Use barriers or vegetation to reduce artificial light

How is the evidence assessed?
  • Effectiveness
    not assessed
  • Certainty
    not assessed
  • Harms
    not assessed

Study locations

Key messages

  • One study evaluated the effects of using barriers or vegetation to reduce artificial light on reptile populations. This study was in India.




  • Behaviour change (1 study): One replicated, site comparison study in India1 found that when casuarina plantations were in close proximity (50 m) to the high tide line, more olive ridley turtle hatchlings crawled towards the sea compared to when plantations were 500 m from the high tide line, or when there was high intensity light and no barrier.

About key messages

Key messages provide a descriptive index to studies we have found that test this intervention.

Studies are not directly comparable or of equal value. When making decisions based on this evidence, you should consider factors such as study size, study design, reported metrics and relevance of the study to your situation, rather than simply counting the number of studies that support a particular interpretation.

Supporting evidence from individual studies

  1. A replicated, site comparison study (years not provided) on a sandy beach in Orissa, India (Karnad et al. 2009) found that when casuarina Casaurina equisetifolia plantations were in close proximity to the high tide line, more olive ridley Lepidochelys olivacea sea turtle hatchlings oriented themselves towards the sea compared to when plantations were further away from the tide line, or there was no light barrier. Fewer hatchlings oriented towards land and showed significant seaward orientation when casuarina were planted 50 m from the high tideline (0 of 10 hatchlings/trial oriented landwards) compared to when plantations were 500 m from the high tideline (4 of 10 hatchlings/trial) or where there was no light barrier (high intensity artificial lights visible: 5 of 10 hatchlings/trial; spaced out artificial lights visible: 2 of 10 hatchlings/trial). The 5 km beach was divided into areas with illumination and casuarina planted 50 m, or 500 m from the high tide line; no light barrier and lighting from well-spaced light from a highway; and no light barrier and high intensity artificial light. During the night, newly emerged hatchlings were placed in the middle of a 1.5 m circular arena with artificial light sources and the seaward horizon visible (nine trials/area, 10 hatchlings/trial). Hatchlings were allowed to orient, move to the edge of the arena and their direction of travel was recorded.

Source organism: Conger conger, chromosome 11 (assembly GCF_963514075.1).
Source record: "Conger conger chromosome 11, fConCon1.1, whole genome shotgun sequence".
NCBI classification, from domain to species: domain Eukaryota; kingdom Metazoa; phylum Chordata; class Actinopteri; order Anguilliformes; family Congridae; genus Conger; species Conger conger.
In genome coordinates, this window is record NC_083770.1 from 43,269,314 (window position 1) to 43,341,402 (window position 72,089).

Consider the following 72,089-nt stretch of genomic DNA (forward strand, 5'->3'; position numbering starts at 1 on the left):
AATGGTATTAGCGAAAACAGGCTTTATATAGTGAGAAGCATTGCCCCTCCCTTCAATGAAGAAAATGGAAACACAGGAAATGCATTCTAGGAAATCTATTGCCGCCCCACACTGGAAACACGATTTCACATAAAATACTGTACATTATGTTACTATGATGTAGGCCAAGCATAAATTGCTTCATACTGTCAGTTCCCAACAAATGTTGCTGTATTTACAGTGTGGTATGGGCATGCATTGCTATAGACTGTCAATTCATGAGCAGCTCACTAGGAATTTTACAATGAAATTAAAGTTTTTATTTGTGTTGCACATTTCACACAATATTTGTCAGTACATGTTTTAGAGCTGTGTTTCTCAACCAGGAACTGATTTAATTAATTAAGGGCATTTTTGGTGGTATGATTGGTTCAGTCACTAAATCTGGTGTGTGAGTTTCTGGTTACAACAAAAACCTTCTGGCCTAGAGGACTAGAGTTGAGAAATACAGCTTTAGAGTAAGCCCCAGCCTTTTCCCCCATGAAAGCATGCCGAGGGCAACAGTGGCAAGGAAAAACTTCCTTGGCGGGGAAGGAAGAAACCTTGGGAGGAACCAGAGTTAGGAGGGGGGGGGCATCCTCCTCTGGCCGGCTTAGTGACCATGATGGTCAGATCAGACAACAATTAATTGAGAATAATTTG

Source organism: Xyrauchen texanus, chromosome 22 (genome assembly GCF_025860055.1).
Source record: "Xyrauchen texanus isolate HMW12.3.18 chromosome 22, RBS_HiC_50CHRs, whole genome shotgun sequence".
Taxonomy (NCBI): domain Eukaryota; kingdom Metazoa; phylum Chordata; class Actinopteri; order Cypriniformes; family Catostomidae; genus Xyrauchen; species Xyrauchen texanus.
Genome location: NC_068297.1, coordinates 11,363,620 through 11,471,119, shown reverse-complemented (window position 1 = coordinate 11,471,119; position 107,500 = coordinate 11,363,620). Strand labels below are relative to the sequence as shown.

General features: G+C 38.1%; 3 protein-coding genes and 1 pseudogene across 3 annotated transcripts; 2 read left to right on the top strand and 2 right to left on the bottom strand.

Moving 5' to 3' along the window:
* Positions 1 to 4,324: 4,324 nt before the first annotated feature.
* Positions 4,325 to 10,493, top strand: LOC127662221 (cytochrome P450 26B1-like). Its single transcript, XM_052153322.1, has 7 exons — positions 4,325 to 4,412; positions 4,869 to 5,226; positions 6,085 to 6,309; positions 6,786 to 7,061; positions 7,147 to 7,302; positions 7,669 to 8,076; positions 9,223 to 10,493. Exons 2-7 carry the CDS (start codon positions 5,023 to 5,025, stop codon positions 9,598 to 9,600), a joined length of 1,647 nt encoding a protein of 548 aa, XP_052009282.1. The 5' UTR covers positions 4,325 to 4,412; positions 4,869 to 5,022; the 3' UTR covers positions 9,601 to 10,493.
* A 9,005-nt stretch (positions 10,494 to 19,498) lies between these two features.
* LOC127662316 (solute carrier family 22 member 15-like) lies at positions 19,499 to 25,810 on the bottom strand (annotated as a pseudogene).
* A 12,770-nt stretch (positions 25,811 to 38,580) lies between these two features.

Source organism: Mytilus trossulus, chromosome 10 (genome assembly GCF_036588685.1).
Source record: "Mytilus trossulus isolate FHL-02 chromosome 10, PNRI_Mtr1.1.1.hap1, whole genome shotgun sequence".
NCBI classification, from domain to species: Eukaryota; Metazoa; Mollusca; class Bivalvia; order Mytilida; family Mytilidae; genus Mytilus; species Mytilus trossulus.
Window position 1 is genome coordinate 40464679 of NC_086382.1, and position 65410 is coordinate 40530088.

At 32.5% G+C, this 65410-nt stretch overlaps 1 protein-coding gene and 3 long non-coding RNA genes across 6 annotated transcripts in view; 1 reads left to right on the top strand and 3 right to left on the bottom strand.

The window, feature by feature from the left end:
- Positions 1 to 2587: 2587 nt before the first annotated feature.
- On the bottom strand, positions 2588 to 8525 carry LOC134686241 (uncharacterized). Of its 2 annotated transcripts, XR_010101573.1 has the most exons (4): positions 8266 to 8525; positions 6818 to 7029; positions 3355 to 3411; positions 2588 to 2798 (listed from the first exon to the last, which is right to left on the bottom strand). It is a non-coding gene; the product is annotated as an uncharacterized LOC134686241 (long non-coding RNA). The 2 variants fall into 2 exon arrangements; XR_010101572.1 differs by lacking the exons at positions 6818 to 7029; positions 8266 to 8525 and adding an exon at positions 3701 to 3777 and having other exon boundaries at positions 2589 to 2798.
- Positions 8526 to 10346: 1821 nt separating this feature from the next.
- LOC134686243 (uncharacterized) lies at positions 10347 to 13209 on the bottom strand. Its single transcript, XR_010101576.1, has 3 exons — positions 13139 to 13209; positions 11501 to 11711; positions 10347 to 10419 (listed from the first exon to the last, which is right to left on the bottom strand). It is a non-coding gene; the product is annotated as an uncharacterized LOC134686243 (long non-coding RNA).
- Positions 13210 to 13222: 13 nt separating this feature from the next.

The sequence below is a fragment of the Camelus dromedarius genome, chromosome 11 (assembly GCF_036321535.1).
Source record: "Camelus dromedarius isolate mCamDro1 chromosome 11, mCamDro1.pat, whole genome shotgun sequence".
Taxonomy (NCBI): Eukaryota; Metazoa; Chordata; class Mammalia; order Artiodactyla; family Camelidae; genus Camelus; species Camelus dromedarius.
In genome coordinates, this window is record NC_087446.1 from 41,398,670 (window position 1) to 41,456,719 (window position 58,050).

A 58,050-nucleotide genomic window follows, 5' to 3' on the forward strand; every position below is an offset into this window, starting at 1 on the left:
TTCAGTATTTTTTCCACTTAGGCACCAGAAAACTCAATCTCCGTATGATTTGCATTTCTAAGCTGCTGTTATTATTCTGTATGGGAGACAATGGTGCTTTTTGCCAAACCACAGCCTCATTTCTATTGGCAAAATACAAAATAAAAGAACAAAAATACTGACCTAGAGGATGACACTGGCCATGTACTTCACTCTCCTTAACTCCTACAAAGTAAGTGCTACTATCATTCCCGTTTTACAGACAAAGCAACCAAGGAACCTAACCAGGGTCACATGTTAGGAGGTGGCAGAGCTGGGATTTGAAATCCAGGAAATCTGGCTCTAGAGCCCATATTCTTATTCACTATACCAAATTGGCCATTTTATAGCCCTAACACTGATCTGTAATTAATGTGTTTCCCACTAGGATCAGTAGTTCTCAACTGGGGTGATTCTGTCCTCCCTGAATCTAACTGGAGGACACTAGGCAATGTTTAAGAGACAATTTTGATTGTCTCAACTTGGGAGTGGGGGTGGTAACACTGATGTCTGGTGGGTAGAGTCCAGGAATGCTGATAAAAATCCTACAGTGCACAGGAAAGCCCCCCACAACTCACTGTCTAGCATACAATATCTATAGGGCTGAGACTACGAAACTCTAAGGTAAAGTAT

Study and other actions tested
Please cite as:

Sainsbury K.A., Morgan W.H., Watson M., Rotem G., Bouskila A., Smith R.K. & Sutherland W.J. (2021) Reptile Conservation: Global Evidence for the Effects of Interventions for reptiles. Conservation Evidence Series Synopsis. University of Cambridge, Cambridge, UK.

Where has this evidence come from?

List of journals searched by synopsis

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Reptile Conservation

This Action forms part of the Action Synopsis:

Reptile Conservation
Reptile Conservation

Reptile Conservation - Published 2021

Reptile synopsis

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